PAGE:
Potato Bugs: Colorado Potato Beetle Control
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Checking out the garden last night I was horrified to see all these little bugs on my potato plants. At first I thought they were Lady Bugs with a quick glance, but looking closer I realized they were the pesty Colorado Potato Beetle (Leptinotarsa decemlineata) larvae.
I had read about the potato bug in the past while researching garden insects and pests, but this is the first in 3 years growing potatoes that they showed up. A quick look through google nested some interesting sites for information. Here are a few:
- Colorado potato beetle - Wikipedia, the free encyclopedia
- Colorado Potato Beetle: Organic Control Options
I'm not interested and never used pesticides in the garden, so was looking for a natural control method. From what I've read about many different options, but these make sense to me:
- Manually go through the garden daily or even twice daily and pick the potato beetls into a container with soap and water.
- Can use 100% Neem oil as a diluted spray. Neem oil is a natural control and works by discouraging the potato beetle from feeding, but not directly killing them.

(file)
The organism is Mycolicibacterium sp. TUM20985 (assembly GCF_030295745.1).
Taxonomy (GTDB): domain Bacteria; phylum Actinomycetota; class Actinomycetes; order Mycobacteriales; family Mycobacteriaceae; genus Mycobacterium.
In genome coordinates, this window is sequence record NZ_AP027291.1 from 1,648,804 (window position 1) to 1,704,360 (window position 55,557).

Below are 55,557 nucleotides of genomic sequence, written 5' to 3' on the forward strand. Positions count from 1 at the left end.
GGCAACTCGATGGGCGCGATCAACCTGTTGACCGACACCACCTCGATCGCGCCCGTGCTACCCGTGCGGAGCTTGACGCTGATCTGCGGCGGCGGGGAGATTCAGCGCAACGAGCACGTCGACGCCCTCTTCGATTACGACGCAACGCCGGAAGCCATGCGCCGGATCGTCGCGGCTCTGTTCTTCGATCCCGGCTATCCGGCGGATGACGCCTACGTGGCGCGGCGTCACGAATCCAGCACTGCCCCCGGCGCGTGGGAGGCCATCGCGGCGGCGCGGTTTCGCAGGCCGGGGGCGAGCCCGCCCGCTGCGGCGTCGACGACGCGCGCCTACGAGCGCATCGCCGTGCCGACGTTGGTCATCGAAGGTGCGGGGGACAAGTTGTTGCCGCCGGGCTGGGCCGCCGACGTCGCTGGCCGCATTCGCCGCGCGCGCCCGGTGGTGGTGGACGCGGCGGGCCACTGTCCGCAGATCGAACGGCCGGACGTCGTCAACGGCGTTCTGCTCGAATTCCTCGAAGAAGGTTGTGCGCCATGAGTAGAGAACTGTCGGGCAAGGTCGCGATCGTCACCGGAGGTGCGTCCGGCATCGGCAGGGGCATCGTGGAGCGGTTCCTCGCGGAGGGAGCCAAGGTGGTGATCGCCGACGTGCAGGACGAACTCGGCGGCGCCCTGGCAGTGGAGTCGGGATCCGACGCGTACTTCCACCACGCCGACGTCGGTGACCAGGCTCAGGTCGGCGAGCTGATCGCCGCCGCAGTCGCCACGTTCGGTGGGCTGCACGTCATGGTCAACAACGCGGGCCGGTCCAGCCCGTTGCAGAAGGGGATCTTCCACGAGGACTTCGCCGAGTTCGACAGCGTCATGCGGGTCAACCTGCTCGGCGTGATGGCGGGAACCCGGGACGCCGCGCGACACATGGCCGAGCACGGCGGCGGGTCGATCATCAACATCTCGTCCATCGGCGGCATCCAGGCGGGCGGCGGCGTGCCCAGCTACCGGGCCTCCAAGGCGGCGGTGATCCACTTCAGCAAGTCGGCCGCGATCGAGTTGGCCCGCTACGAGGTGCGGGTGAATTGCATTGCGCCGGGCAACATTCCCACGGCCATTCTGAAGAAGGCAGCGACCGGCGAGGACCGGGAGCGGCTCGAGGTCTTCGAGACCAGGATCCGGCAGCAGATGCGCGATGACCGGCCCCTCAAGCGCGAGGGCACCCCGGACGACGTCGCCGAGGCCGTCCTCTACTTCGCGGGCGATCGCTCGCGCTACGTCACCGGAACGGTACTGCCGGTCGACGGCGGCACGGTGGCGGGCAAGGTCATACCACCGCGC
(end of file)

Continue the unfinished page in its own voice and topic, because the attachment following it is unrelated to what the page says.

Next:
- Attract or bring in natural biological predators for your garden such as green lacewings, ladybugs, predatory stinkbugs and spiders.
- Use BT (Bacillus Thuringiensis), which is a naturally occurring bacterial disease. It's available as a spray solution at your local garden center and is effective in killing potato beetle larvae, but not as effective on adults. Best to use if you catch early.
Since I only have a small patch of potatoes and am outside daily, I decided to just check a couple times a day and manually pick them off. Some are in pretty bad shape so I hope I caught them in time. Would hate to not have fresh garden potatoes this year and into the fall.
I'd love to hear how others go rid of these buggers. I haven't personally tried the Neem oil or BT, but that would be my next move. I also practice crop rotation to reduce the chance of recurrence... but I'm also looking into what I can do to the soil to possibly eliminate or reduce the change of them coming back next year in that bed.
Filed under: Garden Living
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